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On the Ballot | What you need to know about next Tuesday’s election

Emily Park

Lucas Cuni-Mertz

The 2018 midterms are a week away, and for UMKC students there is a lot on the ballot.

U-News breaks down the races and ballot initiatives at the local, county, state and national level in the state of Missouri. We’ll also take a look at the two major races on the Kansas side that have gained national attention.



U.S. Senator:

Who’s running? Josh Hawley (Republican), Claire McCaskill (Democrat), Jepheth Campbell (Libertarian), Jo Crain (Green), Craig O’Dear (Independent)

In this race, Claire McCaskill fights for her third term in the Senate. McCaskill touts being a moderate Democrat who is willing to step over party lines. Hawley, who is the Missouri secretary of state, labels himself as a constitutional conservative. He says McCaskill is too liberal, citing her votes on Trump’s SCOTUS nominees. Polling is close between Hawley and McCaskill. An average between 13 polls conducted through Aug. 25 to Oct. 18 place Hawley at 45.77 percent, just above McCaskill who is polling at 44.46 percent.

U.S. Representative 5th District:

Who’s running? Jacob Turk (Republican), Emanual Cleaver II (Democrat), Alexander Howell (Libertarians), Maurice Copeland (Green), E. C. Fredland (Constitutional)

In this race, Cleaver seeks reelection for the eighth time. Turk, his primary opponent, says Cleaver doesn’t have many accomplishments to show for his 13 years in Congress. However, Cleaver boasts work on transportation funding and poverty and housing issues. This is Turk’s fourth time running against Cleaver.


State Auditor:

Who’s running? Saundra McDowell (Republican), Nicole Galloway (Democratic), Sean O’Toole (Libertartian), Don Fitz (Green), Jacob Leutkemeyer (Constitutional)

Galloway was appointed state auditor by Gov. Jay Nixon in 2015. This is the first time she has been in a statewide vote. Galloway’s biggest challenger, McDowell, has faced questions regarding her making the 10-year Missouri resident qualification and her history with the attorney general office.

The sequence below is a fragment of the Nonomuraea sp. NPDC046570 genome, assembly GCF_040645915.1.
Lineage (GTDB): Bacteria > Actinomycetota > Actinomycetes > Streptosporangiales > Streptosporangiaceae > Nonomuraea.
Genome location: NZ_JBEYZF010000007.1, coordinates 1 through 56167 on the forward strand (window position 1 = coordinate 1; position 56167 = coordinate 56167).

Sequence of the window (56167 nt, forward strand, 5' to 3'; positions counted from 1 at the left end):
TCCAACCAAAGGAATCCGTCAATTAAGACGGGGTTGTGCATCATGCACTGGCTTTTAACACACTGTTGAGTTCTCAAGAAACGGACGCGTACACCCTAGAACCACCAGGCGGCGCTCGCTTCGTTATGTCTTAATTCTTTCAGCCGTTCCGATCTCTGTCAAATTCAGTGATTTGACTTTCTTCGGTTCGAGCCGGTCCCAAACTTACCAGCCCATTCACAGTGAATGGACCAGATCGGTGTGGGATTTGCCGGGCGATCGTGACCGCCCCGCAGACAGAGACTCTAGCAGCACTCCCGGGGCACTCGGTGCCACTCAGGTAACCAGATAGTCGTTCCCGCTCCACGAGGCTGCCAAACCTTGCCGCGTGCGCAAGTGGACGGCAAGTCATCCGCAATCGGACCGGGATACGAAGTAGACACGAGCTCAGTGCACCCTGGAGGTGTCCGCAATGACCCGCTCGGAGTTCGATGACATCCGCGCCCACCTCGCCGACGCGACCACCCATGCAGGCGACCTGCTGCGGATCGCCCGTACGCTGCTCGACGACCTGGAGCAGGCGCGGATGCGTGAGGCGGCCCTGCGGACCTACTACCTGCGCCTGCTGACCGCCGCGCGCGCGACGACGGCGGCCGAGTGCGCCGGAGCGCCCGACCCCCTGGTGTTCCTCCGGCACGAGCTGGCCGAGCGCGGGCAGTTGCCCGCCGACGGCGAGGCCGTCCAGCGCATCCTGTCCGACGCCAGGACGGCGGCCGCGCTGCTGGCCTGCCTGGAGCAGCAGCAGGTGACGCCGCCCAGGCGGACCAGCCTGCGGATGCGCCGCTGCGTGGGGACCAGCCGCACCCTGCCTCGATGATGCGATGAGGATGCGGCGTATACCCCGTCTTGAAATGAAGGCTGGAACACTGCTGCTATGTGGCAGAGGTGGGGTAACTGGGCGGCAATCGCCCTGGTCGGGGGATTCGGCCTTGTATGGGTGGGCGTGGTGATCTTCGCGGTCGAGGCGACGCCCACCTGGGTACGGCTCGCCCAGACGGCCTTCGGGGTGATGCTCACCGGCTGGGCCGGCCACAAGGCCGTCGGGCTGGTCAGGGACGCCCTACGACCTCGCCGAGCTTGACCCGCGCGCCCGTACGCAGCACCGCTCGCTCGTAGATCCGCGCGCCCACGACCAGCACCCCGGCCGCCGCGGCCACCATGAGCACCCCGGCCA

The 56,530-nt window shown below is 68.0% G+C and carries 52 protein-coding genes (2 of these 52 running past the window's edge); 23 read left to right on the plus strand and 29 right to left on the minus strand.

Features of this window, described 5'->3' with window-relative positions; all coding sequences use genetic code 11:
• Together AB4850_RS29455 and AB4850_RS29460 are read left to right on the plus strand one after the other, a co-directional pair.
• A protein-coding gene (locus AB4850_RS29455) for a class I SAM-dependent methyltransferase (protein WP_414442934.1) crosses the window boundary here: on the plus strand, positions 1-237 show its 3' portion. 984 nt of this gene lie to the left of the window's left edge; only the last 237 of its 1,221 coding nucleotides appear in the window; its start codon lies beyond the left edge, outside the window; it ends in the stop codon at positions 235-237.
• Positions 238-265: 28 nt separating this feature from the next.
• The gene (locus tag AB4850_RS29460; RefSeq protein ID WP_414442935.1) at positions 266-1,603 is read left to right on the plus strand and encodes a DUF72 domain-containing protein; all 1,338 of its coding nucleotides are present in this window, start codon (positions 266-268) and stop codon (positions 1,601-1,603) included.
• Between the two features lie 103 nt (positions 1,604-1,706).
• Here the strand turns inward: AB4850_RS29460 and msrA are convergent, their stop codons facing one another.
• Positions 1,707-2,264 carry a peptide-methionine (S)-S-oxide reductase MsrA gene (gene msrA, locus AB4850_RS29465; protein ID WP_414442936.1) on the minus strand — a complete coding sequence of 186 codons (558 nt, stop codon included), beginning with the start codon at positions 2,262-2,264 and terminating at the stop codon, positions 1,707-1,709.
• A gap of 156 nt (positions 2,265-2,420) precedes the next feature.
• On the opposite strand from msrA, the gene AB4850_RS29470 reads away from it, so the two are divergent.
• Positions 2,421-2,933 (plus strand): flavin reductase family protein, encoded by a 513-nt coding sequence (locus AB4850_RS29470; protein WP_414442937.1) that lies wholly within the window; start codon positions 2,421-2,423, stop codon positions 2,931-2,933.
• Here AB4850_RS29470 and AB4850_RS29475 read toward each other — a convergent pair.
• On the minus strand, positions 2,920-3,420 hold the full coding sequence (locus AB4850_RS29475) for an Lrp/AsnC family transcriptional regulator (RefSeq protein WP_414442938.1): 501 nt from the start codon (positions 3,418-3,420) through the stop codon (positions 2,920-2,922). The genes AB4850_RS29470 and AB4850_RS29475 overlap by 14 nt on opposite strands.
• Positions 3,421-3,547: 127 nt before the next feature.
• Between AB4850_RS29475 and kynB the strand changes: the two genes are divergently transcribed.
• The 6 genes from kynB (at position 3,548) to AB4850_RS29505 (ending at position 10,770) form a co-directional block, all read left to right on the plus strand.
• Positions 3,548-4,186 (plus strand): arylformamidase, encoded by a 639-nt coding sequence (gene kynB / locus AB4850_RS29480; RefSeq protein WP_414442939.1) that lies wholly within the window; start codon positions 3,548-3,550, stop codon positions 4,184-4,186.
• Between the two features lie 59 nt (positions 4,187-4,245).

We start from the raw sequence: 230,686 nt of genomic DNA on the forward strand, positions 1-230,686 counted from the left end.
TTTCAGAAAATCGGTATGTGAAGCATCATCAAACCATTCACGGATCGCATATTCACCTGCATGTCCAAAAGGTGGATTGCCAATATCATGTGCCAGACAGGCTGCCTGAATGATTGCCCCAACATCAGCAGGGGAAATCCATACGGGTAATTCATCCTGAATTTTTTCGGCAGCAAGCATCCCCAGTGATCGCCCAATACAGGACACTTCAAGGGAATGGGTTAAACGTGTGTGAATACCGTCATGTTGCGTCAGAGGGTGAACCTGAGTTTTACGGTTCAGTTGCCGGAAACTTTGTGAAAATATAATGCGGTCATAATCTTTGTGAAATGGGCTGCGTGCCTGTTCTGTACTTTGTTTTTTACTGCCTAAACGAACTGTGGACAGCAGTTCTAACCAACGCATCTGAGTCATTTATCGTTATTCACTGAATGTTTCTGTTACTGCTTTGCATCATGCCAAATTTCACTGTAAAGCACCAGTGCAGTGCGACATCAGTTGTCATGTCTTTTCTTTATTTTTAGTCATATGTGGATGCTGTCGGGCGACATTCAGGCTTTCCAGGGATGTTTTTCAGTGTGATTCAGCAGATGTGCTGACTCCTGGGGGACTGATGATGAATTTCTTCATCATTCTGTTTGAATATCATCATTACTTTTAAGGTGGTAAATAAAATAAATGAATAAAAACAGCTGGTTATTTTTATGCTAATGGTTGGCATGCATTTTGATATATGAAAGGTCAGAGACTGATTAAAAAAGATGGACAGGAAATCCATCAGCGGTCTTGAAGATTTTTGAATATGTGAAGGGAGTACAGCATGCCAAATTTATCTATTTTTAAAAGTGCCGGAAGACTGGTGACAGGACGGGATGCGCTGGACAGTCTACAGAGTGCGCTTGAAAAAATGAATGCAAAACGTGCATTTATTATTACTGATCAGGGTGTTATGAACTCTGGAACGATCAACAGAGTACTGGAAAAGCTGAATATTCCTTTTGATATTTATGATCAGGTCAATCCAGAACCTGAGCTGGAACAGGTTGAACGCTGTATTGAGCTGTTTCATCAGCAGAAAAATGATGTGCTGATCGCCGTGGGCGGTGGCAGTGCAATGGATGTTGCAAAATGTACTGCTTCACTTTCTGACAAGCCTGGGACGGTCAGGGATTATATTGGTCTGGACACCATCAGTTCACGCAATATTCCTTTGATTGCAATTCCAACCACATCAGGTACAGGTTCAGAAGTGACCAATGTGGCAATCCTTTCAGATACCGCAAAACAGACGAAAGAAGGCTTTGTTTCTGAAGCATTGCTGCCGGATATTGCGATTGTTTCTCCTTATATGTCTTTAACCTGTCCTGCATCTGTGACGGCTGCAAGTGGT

Constitutional Amendment 1:

Nicknamed the “Clean Missouri” act, Amendment 1 will make a number of changes in Jefferson City. If passed, it will alter the way the state draws congressional districts by creating a selection process for non-partisan state demographer. The amendment will also limit the amount of campaign contributions candidates can accept during each election cycle and prohibit them from raising money on state property. It will also limit gifts state legislators can accept from lobbyists and prohibit them and their employees from serving as paid lobbyists for a period of time. If passed, the act will also require legislative records be made open to the public.

Constitutional Amendment 2:

Click here for detailed information on this amendment.

Constitutional Amendment 3:

Click here for detailed information on this amendment.

Constitutional Amendment 4:

Since bingo was legalized in Missouri in 1980, it has generated $180 million in revenue for the Proceeds for Education fund. However, bingo organizers have been struggling, and organizers hope that if passed, Amendment 4 will help alleviate that. The amendment aims to lessen time someone is required to be a member of an organization to manage the organization’s bingo game from two years to six months, as well as remove the ban on organizations advertising bingo games.

Proposistion B:

If passed, Proposition B will add an 85 cent increase to the minimum wage each year until it reaches $12 in 2023.

Proposistion C:

Click here for detailed information on this amendment.

Proposistion D: